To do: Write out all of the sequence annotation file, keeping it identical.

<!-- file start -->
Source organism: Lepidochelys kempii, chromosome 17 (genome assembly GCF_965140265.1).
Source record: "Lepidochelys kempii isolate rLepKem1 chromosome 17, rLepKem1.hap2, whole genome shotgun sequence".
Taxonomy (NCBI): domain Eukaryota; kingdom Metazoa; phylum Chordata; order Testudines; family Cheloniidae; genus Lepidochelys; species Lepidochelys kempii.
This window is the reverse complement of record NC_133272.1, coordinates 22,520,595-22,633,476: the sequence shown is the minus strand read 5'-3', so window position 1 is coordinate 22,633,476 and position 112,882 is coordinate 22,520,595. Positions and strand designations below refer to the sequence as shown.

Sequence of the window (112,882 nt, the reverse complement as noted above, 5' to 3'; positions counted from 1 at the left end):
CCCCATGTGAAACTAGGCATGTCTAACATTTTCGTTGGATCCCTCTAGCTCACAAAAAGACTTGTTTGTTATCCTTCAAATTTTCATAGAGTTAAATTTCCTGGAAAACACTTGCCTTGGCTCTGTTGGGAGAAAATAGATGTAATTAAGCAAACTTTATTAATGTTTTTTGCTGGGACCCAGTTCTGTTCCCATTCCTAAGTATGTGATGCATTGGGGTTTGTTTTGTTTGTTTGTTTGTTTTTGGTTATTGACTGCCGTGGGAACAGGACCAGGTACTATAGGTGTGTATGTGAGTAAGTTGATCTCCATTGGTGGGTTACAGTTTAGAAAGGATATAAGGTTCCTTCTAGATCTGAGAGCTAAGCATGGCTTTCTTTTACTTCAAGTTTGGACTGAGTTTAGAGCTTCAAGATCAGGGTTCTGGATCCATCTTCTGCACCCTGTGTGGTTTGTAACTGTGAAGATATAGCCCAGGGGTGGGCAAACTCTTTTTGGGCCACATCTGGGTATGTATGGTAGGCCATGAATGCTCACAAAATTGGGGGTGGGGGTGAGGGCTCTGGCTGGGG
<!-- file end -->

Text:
Source organism: Lepidochelys kempii, chromosome 17 (genome assembly GCF_965140265.1).
Source record: "Lepidochelys kempii isolate rLepKem1 chromosome 17, rLepKem1.hap2, whole genome shotgun sequence".
Taxonomy (NCBI): domain Eukaryota; kingdom Metazoa; phylum Chordata; order Testudines; family Cheloniidae; genus Lepidochelys; species Lepidochelys kempii.
This window is the reverse complement of record NC_133272.1, coordinates 22,520,595-22,633,476: the sequence shown is the minus strand read 5'-3', so window position 1 is coordinate 22,633,476 and position 112,882 is coordinate 22,520,595. Positions and strand designations below refer to the sequence as shown.

Sequence of the window (112,882 nt, the reverse complement as noted above, 5' to 3'; positions counted from 1 at the left end):
CCCCATGTGAAACTAGGCATGTCTAACATTTTCGTTGGATCCCTCTAGCTCACAAAAAGACTTGTTTGTTATCCTTCAAATTTTCATAGAGTTAAATTTCCTGGAAAACACTTGCCTTGGCTCTGTTGGGAGAAAATAGATGTAATTAAGCAAACTTTATTAATGTTTTTTGCTGGGACCCAGTTCTGTTCCCATTCCTAAGTATGTGATGCATTGGGGTTTGTTTTGTTTGTTTGTTTGTTTTTGGTTATTGACTGCCGTGGGAACAGGACCAGGTACTATAGGTGTGTATGTGAGTAAGTTGATCTCCATTGGTGGGTTACAGTTTAGAAAGGATATAAGGTTCCTTCTAGATCTGAGAGCTAAGCATGGCTTTCTTTTACTTCAAGTTTGGACTGAGTTTAGAGCTTCAAGATCAGGGTTCTGGATCCATCTTCTGCACCCTGTGTGGTTTGTAACTGTGAAGATATAGCCCAGGGGTGGGCAAACTCTTTTTGGGCCACATCTGGGTATGTATGGTAGGCCATGAATGCTCACAAAATTGGGGGTGGGGGTGAGGGCTCTGGCTGGGG